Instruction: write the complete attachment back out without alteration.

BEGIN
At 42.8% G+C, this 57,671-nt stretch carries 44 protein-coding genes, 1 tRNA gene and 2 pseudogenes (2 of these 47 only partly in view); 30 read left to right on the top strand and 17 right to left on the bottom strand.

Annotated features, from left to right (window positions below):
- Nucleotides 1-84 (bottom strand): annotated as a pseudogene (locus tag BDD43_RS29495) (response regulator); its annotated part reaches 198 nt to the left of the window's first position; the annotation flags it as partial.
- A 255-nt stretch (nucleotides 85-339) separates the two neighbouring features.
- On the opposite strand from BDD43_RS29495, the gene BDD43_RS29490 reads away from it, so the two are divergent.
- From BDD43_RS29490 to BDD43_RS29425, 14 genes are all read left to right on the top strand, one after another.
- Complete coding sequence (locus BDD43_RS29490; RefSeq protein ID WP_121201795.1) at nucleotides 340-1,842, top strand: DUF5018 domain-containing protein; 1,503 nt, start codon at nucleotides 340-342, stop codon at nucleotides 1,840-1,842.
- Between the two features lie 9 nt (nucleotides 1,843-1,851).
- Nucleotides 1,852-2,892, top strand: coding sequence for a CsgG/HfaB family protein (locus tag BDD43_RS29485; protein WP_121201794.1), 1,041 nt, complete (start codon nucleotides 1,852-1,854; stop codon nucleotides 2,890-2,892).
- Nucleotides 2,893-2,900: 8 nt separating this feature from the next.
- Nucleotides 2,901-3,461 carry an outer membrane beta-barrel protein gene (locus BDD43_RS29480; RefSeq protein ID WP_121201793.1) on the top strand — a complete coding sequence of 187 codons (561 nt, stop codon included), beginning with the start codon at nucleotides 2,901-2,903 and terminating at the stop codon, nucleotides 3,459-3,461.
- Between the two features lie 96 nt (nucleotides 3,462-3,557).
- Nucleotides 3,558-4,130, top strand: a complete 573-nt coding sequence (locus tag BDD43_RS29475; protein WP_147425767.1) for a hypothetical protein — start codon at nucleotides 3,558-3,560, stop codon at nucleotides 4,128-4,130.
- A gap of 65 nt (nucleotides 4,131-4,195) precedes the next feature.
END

At 42.8% G+C, this 57,671-nt stretch carries 44 protein-coding genes, 1 tRNA gene and 2 pseudogenes (2 of these 47 only partly in view); 30 read left to right on the top strand and 17 right to left on the bottom strand.

Annotated features, from left to right (window positions below):
- Nucleotides 1-84 (bottom strand): annotated as a pseudogene (locus tag BDD43_RS29495) (response regulator); its annotated part reaches 198 nt to the left of the window's first position; the annotation flags it as partial.
- A 255-nt stretch (nucleotides 85-339) separates the two neighbouring features.
- On the opposite strand from BDD43_RS29495, the gene BDD43_RS29490 reads away from it, so the two are divergent.
- From BDD43_RS29490 to BDD43_RS29425, 14 genes are all read left to right on the top strand, one after another.
- Complete coding sequence (locus BDD43_RS29490; RefSeq protein ID WP_121201795.1) at nucleotides 340-1,842, top strand: DUF5018 domain-containing protein; 1,503 nt, start codon at nucleotides 340-342, stop codon at nucleotides 1,840-1,842.
- Between the two features lie 9 nt (nucleotides 1,843-1,851).
- Nucleotides 1,852-2,892, top strand: coding sequence for a CsgG/HfaB family protein (locus tag BDD43_RS29485; protein WP_121201794.1), 1,041 nt, complete (start codon nucleotides 1,852-1,854; stop codon nucleotides 2,890-2,892).
- Nucleotides 2,893-2,900: 8 nt separating this feature from the next.
- Nucleotides 2,901-3,461 carry an outer membrane beta-barrel protein gene (locus BDD43_RS29480; RefSeq protein ID WP_121201793.1) on the top strand — a complete coding sequence of 187 codons (561 nt, stop codon included), beginning with the start codon at nucleotides 2,901-2,903 and terminating at the stop codon, nucleotides 3,459-3,461.
- Between the two features lie 96 nt (nucleotides 3,462-3,557).
- Nucleotides 3,558-4,130, top strand: a complete 573-nt coding sequence (locus tag BDD43_RS29475; protein WP_147425767.1) for a hypothetical protein — start codon at nucleotides 3,558-3,560, stop codon at nucleotides 4,128-4,130.
- A gap of 65 nt (nucleotides 4,131-4,195) precedes the next feature.